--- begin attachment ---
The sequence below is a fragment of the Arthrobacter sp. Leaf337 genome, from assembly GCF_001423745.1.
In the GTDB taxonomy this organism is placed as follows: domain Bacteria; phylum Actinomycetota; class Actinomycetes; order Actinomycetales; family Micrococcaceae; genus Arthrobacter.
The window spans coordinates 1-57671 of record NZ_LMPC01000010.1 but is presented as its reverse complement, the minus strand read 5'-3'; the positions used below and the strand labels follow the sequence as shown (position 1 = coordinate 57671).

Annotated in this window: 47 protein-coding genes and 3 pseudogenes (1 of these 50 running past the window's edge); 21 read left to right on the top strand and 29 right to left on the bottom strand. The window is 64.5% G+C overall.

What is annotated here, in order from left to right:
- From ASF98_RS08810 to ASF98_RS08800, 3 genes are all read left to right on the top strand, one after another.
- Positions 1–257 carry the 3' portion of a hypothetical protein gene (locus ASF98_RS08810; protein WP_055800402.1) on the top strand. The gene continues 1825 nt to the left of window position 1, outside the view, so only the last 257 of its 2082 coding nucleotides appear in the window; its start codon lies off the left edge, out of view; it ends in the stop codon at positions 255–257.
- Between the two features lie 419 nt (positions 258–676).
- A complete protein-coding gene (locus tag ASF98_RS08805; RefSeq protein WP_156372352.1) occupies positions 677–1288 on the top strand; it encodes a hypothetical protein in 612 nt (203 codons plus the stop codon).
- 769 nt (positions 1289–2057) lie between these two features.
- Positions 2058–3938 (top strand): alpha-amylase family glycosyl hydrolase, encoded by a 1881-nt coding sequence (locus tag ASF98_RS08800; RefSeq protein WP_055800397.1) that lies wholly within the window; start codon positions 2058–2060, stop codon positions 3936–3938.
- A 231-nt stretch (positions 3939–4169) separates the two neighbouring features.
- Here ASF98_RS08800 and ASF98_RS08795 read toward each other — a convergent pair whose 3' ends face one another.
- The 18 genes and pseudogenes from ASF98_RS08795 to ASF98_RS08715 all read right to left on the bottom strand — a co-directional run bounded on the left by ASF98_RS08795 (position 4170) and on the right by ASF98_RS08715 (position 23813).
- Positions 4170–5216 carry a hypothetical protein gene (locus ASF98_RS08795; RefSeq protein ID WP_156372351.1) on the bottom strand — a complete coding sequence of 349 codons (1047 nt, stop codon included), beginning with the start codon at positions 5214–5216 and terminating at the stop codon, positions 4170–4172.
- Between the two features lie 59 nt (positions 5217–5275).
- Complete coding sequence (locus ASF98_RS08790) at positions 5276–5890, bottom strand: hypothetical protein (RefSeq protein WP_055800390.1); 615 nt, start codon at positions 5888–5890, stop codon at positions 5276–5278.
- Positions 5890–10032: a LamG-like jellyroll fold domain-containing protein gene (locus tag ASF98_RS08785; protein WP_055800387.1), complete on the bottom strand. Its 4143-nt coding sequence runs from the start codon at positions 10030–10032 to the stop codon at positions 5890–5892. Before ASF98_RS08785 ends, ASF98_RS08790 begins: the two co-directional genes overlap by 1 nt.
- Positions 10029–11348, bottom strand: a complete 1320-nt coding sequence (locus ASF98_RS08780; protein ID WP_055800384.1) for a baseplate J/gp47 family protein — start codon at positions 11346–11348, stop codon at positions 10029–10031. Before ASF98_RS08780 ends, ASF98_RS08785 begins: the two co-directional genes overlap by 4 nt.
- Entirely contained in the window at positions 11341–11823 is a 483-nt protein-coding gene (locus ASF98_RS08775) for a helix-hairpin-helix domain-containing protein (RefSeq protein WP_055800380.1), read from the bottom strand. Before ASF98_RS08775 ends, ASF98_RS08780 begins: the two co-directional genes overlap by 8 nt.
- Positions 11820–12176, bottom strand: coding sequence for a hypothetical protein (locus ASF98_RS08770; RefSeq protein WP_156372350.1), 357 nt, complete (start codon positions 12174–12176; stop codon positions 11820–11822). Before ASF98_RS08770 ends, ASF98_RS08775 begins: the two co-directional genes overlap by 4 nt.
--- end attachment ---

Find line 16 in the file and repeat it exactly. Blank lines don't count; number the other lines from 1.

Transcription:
- Between the two features lie 59 nt (positions 5217–5275).